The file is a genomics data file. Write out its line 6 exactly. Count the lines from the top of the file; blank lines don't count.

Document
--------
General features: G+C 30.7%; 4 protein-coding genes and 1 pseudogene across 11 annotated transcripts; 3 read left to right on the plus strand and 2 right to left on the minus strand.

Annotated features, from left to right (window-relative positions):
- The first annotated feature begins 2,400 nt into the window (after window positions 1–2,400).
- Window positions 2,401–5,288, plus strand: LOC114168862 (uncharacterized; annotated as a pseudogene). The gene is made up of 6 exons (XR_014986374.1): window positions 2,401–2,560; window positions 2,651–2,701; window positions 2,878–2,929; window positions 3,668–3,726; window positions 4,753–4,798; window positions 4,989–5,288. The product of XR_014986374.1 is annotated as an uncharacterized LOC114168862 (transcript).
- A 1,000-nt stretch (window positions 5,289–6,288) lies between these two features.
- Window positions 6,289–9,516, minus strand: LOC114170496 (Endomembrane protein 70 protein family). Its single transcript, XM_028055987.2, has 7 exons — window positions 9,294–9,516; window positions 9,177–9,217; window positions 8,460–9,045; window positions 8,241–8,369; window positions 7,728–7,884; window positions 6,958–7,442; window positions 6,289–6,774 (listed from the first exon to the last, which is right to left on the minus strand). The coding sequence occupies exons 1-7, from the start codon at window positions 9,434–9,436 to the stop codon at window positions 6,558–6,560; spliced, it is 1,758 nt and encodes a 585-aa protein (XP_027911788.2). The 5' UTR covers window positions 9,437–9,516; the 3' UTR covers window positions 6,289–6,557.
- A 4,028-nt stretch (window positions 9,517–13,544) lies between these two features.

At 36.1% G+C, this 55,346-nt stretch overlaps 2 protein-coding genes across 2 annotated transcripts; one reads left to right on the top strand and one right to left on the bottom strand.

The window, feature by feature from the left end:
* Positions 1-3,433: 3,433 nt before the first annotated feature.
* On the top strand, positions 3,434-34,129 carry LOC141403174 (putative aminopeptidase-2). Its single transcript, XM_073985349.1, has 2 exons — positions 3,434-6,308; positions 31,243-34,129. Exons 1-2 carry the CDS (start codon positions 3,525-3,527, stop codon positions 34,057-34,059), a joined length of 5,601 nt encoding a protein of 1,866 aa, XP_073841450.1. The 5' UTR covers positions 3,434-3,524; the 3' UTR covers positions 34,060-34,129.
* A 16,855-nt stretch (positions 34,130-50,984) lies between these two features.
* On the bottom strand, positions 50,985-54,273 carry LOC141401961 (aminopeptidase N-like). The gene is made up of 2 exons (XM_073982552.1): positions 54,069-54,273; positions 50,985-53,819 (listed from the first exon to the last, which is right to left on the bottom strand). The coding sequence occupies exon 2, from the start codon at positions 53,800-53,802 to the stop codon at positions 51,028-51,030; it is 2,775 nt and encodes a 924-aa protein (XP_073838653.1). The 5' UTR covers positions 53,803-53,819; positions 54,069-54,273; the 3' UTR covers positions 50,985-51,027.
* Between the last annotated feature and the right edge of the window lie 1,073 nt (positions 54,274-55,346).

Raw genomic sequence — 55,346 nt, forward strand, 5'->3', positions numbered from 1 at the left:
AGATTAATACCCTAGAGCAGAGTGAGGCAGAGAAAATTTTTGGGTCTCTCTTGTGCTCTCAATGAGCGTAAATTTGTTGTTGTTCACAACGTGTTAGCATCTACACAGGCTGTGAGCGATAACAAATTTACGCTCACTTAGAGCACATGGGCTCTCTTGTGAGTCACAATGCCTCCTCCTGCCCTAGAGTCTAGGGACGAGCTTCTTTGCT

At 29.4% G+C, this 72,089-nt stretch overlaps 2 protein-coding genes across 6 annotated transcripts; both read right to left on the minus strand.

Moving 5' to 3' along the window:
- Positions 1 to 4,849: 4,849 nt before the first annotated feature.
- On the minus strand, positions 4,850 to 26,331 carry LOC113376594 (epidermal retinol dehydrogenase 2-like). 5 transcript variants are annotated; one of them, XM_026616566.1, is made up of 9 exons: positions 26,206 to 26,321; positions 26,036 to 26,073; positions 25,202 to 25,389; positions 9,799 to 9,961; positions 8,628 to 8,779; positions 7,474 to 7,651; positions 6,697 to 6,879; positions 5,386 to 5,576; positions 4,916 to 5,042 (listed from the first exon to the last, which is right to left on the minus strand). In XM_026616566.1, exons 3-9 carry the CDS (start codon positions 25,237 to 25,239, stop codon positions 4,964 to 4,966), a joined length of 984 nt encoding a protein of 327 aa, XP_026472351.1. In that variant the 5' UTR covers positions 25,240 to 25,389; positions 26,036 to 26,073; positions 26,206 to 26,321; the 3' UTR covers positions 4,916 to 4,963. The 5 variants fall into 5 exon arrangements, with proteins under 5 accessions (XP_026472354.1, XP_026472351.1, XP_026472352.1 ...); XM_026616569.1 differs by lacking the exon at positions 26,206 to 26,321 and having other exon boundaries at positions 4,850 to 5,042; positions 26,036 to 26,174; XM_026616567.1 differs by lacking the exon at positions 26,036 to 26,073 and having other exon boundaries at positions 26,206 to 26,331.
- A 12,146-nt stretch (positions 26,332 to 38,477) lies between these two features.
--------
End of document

- Window positions 6,289–9,516, minus strand: LOC114170496 (Endomembrane protein 70 protein family). Its single transcript, XM_028055987.2, has 7 exons — window positions 9,294–9,516; window positions 9,177–9,217; window positions 8,460–9,045; window positions 8,241–8,369; window positions 7,728–7,884; window positions 6,958–7,442; window positions 6,289–6,774 (listed from the first exon to the last, which is right to left on the minus strand). The coding sequence occupies exons 1-7, from the start codon at window positions 9,434–9,436 to the stop codon at window positions 6,558–6,560; spliced, it is 1,758 nt and encodes a 585-aa protein (XP_027911788.2). The 5' UTR covers window positions 9,437–9,516; the 3' UTR covers window positions 6,289–6,557.